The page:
A member of the silky-flycatcher family, the Phainopepla inhabits the Southwest and Mexico. The male has a thin frame; shiny black plumage; piercing crimson eyes; and a sparse, cow-lick crest. In contrast to the male’s shimmering plumage, the similarly shaped female sports sooty gray feathers with the same crimson eyes and wispy crest. In flight, the male flashes white wing patches, visible from above or below.

The Phainopepla remains an enigma in a number of ways. For instance, the birds are locally abundant in the Anza–Borrego Desert most of the year, inhabiting the arid riparian areas and washes with acacia and mesquite that host desert mistletoe. Yet they vacate the area in late spring through summer. At that point, they move to inland areas of the coastal slope, inhabiting wetter riparian woodlands dominated by live oak and sycamores—and mistletoe.

Although not yet definitely proven, Phainopeplas may actually be itinerant breeders, nesting in one area in the early spring then winging it to another region to lay a second clutch in summer—an unusual pattern among North American passerines.

Most North American flycatchers have very simple, innate songs; they are born able to produce adult songs with no learning required, unlike most songbirds. Yet Phainopeplas have complex songs and skillfully mimic songs in their environment. Their diet varies seasonally. In winter, although they are (at least nominally) in a flycatcher family, they rely predominantly on mistletoe berries, serving as a primary vector for dispersal.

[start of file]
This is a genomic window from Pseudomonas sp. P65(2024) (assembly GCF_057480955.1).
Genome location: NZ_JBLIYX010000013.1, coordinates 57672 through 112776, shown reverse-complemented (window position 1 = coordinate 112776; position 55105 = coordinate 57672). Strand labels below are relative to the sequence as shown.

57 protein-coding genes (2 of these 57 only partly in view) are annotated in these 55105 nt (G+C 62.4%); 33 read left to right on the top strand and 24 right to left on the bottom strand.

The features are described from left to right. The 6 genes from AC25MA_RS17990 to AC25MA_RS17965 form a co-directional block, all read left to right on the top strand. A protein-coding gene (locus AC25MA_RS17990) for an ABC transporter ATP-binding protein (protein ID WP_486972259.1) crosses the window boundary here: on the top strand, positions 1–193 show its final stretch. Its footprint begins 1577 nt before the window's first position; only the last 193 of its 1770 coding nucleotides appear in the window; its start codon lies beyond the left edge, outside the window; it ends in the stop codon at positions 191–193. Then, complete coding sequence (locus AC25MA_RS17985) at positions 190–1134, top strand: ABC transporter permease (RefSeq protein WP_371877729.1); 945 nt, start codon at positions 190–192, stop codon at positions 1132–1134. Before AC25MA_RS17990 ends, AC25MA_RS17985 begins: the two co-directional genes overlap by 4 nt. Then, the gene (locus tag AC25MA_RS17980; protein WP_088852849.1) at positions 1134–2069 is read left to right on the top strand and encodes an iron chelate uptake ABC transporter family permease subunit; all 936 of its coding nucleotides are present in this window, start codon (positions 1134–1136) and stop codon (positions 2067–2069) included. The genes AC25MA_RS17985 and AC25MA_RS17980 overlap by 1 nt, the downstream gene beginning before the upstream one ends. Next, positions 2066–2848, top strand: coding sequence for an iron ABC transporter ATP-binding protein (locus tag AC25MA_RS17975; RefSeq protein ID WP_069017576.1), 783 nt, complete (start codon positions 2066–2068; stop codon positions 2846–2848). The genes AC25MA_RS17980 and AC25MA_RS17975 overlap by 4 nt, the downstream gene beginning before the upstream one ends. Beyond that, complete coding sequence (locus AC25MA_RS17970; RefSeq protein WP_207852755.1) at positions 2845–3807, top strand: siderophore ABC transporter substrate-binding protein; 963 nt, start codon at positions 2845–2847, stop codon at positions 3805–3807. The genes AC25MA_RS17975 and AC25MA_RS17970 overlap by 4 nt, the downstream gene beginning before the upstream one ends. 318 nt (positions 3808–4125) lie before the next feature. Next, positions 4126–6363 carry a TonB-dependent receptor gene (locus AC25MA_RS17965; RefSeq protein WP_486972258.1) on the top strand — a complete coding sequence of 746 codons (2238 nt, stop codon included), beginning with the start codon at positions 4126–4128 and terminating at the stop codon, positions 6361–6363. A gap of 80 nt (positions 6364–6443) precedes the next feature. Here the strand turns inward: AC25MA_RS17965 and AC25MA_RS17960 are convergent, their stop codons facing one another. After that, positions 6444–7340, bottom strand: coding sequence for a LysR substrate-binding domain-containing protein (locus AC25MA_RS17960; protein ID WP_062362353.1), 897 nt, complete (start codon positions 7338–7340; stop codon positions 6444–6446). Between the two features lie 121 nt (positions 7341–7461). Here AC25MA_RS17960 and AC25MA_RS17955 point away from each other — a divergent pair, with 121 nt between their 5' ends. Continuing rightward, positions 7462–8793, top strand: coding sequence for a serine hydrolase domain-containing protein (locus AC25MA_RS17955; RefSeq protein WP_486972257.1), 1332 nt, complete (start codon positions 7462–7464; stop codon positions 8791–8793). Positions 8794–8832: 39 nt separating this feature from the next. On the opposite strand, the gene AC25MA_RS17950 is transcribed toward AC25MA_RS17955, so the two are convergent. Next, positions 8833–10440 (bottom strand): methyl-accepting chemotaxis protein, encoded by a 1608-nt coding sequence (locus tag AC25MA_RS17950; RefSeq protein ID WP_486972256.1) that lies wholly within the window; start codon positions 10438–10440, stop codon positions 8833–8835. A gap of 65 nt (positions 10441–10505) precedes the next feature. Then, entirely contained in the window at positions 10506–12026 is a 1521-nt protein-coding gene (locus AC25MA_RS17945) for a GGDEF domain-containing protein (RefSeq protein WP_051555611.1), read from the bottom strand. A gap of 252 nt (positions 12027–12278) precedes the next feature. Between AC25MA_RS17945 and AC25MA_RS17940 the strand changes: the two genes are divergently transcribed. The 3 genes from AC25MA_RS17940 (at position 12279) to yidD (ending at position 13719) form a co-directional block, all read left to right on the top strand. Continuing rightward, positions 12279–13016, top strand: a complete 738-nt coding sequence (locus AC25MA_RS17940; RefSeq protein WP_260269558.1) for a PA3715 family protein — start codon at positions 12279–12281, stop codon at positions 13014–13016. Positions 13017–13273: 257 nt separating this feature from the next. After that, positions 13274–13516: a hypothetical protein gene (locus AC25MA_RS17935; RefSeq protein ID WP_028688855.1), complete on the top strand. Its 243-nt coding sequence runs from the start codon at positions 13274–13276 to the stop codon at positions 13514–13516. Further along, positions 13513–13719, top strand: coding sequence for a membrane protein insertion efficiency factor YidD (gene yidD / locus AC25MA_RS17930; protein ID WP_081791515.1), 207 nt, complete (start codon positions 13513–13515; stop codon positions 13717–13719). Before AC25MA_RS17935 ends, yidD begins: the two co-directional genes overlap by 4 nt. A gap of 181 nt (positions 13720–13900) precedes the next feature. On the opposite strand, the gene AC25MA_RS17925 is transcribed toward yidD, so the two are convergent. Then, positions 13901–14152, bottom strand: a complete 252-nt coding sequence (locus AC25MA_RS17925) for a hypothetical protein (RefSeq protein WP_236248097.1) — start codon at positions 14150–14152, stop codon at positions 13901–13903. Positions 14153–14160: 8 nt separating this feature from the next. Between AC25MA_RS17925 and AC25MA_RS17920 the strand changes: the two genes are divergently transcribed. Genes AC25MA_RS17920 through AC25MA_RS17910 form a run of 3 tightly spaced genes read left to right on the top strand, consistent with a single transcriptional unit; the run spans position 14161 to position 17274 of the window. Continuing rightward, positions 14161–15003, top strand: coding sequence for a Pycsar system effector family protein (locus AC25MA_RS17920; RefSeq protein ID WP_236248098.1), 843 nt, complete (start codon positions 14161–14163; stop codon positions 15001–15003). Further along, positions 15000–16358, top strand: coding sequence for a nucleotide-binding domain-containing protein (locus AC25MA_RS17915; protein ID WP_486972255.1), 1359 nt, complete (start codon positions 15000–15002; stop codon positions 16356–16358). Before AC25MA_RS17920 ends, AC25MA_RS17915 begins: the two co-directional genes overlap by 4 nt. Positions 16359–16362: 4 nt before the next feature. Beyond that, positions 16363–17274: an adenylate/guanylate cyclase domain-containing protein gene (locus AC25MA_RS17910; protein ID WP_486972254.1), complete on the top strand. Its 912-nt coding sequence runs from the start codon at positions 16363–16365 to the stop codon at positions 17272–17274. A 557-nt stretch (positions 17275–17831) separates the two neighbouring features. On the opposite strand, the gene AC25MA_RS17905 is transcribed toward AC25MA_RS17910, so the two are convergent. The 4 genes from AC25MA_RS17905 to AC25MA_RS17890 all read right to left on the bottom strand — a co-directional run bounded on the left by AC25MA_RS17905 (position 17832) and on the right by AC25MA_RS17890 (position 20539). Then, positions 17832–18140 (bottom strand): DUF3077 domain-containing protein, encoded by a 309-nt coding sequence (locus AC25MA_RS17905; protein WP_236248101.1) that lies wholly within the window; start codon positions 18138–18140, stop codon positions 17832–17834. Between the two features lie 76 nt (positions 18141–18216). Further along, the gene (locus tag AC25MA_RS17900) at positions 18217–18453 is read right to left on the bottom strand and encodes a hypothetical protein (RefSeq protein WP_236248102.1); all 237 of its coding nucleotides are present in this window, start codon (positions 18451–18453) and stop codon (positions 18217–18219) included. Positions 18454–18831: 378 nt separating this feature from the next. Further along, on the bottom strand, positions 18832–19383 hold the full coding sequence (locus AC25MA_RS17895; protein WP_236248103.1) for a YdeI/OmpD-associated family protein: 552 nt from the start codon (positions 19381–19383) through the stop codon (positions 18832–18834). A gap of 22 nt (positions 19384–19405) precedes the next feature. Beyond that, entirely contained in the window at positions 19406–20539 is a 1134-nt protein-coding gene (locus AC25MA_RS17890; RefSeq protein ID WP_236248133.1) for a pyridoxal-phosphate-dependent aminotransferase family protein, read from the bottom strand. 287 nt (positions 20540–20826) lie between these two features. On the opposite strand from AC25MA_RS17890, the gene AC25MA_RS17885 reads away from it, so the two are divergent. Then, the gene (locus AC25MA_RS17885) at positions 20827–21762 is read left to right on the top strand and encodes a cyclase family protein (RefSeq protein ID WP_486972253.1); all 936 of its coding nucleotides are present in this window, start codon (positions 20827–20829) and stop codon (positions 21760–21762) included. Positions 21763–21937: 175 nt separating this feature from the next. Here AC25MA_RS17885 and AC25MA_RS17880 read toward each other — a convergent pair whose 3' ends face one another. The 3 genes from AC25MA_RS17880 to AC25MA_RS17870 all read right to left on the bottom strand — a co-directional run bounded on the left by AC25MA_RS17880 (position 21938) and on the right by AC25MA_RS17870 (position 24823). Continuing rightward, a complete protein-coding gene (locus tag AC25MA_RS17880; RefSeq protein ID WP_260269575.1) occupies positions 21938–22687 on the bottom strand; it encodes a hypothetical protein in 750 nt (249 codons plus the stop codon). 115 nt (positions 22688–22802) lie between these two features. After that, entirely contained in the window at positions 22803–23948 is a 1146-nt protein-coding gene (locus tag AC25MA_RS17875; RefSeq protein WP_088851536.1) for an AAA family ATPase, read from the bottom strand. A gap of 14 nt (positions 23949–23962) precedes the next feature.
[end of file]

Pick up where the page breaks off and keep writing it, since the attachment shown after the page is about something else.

Few other birds in North America have such an intertwined relationship with a single plant species. In summer, Phainopeplas add insects to their diet, sallying out, hovering, and pursuing them with bouncy acrobatics. In all seasons, Phainopeplas commonly live for many months far from surface water, rarely drinking even when water is available. Instead, they extract the moisture they need from their diet.

Individual Phainopeplas or small flocks may appear in atypical habitat throughout much of the year. So although their most common habitats are desert and inland riparian, don’t count yourself out if neither of those is your habitat. Listen for its distinct call—a quiet, questioning, up-slurred “Wurp?” Then scan the tops of trees or bushes to spot this silky-flycatcher with its trademark punk-rocker crest.

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